Downloaders Will Pay For Ownership

As the copyright debate spins in recording industry boardrooms, Congressional hearing rooms and college dorm rooms, a survey of digital music suppliers and consumers suggests some common ground.

A key conclusion of the Jupiter Research (a unit of this site’s corporate parent) study is that music fans – whether buying CDs in a store or downloading albums or individual tracks over the Internet – want to own the tunes and are willing to pay a premium to do so.

Nearly twice as many online consumers are willing to pay $17.99 for a CD that has unrestricted copy abilities versus a CD at only $9.99 that cannot be copied, the study concludes.

“Consumers are well-accustomed to having freedom to copy music as they see fit,” said Peter Sargent, a senior analyst at Jupiter Research, and author of the report. “It’s really been a right of passage. If I buy it, it’s mine to keep.”

Price Expectations of Digital Music
Price of Digital Song $0.01 $0.50 $0.99 $1.49 $1.99
Percentage of market reached 89% 82% 74% 42% 39%
Potential revenue † N/A $992.20 $1,772.89 $1,514.44 $1,878.16
Price of Digital Album $0.01 $5.00 $9.00 $12.00 $16.00
Percentage of market reached 87% 72% 36% 12% 2%
Potential revenue † N/A $9,129.60 $8,216.64 $3,651.84 $811.52
† Potential revenue is used to illustrate how pricing impacts market size and affects profits, and is calculated by multiplying the percentage of market reached by the survey sample, and, in turn, by the unit price.
Base: 2,400+, August 2002
Source: Jupiter Research

While consumers’ willingness to pay more for an unencrypted disc may be music to the ears of the Recording Industry Association of America (RIAA), it doesn’t follow that jacking up prices is good businesses.

“The message for content providers is to be extremely careful about introducing copyright restrictions without considering sigifnicant reductions in price,” Sargent said. “Otherwise they risk a backlash.”

So far, it’s an understatement to say content providers are resisting the need to decrease prices, Sargent added. The companies are wary after seeing free content sharing sites such as Napster and its progeny cut into profits.

The study, which surveyed 1,700 online consumers and will be available in about two weeks, reached similar conclusions for movies.

Additionally, 41 percent of respondents said they were willing to pay more for movies that could be copied. Since few DVDs can now be copied, the findings represent a significant opportunity.

“The concept is attractive, because so few consumers are currently doing it and because it could be introduced at premium prices,” Sargent said.

Despite the opportunities, there are high hurdles to clear to find a balance between digital content owners and consumers including workable encryption technologies, legislative and judicial issues concerning the application of the Digital Millenium Copyright Act, and the adoption of a widespread tiered pricing system.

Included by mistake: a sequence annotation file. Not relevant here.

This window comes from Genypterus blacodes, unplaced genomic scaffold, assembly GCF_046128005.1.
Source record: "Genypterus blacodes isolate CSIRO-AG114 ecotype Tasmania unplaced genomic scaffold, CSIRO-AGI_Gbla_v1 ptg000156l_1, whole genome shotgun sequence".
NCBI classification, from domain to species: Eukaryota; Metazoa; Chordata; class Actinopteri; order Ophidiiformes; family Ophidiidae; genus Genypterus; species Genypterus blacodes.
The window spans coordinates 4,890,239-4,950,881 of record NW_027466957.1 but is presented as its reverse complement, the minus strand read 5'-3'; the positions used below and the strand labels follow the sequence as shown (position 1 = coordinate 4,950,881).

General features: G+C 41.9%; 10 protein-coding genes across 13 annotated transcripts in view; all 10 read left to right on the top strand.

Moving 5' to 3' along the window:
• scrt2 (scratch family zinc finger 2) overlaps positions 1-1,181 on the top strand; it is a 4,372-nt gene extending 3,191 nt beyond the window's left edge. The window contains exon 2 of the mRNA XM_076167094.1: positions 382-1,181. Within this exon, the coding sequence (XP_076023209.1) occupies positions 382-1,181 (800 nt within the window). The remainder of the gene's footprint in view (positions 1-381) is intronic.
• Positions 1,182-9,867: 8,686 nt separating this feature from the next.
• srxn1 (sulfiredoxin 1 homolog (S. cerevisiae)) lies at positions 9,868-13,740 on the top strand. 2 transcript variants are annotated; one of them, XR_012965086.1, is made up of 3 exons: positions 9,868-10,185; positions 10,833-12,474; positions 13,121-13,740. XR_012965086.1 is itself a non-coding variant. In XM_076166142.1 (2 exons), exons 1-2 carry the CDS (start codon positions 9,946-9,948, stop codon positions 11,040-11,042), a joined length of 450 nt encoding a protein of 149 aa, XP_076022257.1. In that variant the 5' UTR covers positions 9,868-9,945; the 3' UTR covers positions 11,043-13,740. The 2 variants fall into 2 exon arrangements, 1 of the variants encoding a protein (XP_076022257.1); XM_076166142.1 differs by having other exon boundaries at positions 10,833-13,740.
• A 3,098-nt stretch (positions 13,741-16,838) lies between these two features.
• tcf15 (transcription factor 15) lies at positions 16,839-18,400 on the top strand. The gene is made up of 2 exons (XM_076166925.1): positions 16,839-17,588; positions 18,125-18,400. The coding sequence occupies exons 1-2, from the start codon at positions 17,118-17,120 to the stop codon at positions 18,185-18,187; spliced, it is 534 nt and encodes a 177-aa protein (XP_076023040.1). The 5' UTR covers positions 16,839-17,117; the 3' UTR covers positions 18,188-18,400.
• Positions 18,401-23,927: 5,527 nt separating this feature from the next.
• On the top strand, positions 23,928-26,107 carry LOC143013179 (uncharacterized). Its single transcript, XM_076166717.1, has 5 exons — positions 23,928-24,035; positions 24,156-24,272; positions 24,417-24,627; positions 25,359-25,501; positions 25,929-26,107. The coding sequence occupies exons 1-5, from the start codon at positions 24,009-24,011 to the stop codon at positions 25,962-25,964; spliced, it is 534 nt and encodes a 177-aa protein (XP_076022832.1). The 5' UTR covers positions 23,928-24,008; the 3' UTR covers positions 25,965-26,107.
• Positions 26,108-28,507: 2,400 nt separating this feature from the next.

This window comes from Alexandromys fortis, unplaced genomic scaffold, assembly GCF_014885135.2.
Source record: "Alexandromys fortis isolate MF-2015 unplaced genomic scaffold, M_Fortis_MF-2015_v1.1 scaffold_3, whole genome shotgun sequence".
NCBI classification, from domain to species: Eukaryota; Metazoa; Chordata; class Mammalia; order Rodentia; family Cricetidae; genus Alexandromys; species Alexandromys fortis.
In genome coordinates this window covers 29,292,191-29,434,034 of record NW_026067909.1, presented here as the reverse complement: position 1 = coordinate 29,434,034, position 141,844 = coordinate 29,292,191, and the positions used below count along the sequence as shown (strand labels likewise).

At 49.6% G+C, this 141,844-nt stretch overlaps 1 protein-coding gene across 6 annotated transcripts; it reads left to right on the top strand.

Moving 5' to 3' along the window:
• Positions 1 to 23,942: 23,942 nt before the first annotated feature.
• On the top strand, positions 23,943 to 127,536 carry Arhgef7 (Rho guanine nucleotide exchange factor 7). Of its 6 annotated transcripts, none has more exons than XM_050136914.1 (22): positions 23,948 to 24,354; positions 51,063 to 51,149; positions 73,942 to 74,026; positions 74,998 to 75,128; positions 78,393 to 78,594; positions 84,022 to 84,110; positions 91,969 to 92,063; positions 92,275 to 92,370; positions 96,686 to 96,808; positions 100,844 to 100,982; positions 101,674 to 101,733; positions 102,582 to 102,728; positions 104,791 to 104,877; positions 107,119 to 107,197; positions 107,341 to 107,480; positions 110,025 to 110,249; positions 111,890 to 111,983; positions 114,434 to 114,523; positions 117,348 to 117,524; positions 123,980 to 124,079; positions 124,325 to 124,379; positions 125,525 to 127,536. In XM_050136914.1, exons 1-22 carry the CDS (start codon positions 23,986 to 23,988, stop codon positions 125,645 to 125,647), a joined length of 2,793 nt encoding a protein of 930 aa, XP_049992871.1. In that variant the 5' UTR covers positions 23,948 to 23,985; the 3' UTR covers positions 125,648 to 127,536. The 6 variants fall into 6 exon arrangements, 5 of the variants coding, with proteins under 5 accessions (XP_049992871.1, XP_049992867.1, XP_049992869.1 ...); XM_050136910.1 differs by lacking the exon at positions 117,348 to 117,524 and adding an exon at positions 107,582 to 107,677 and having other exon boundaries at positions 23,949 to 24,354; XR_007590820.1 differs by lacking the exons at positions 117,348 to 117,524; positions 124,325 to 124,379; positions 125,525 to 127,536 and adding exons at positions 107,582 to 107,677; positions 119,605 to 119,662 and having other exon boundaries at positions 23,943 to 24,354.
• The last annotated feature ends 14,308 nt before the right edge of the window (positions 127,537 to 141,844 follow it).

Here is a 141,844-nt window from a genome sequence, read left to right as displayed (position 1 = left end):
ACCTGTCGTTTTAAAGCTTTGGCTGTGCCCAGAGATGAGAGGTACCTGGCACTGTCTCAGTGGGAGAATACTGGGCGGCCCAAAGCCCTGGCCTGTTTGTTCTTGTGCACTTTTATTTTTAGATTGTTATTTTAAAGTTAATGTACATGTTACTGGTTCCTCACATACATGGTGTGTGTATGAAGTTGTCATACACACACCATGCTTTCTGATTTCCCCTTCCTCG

Meanwhile free music still holds great appeal, as evidenced by findings from Ipsos. The firm’s December 2002 TEMPO music research indicates high downloading activity, particularly among Americans aged 12-to-17, where nearly half (48 percent) reportedly downloaded a music or MP3 file in the month they were surveyed – up from 44 percent in April 2002. Slightly fewer (42 percent) of 18-to-24 year olds engaged in downloading, compared to 36 percent in the earlier survey.

“Past month activity is often an indication of repetitive behavior, and thus this particular measure provides an idea of the proportion of the U.S. population that is regularly downloading music or MP3 files off of the Internet,” said Matt Kleinschmit, a director with Ipsos and the TEMPO research program.

Overall, nearly 18 percent of the American population over the age of 12 reportedly downloaded a music or MP3 file in the month they were surveyed, with “sampling” motivating 73 percent of the downloading, according to Ipsos.

“This downloading could include anything from sampling music clips from artist-endorsed Web sites to peer-to-peer file-sharing, and provides further evidence that many Americans’ are consistently using the Internet as a method for listening to and obtaining music,” commented Kleinschmit.

Downloaders seem to be unclear about the legal and moral issues that surround this activity. Only 16 percent believe that record labels are justified in shutting down file-sharing services, such as Napster and Audio Galaxy, and 39 percent agree that making copies of music to give to friends is okay. Also, a mere 9 percent thought that downloading free music off of the Internet is wrong, and 21 percent agree that free downloading and peer-to-peer file-sharing hurts artists.

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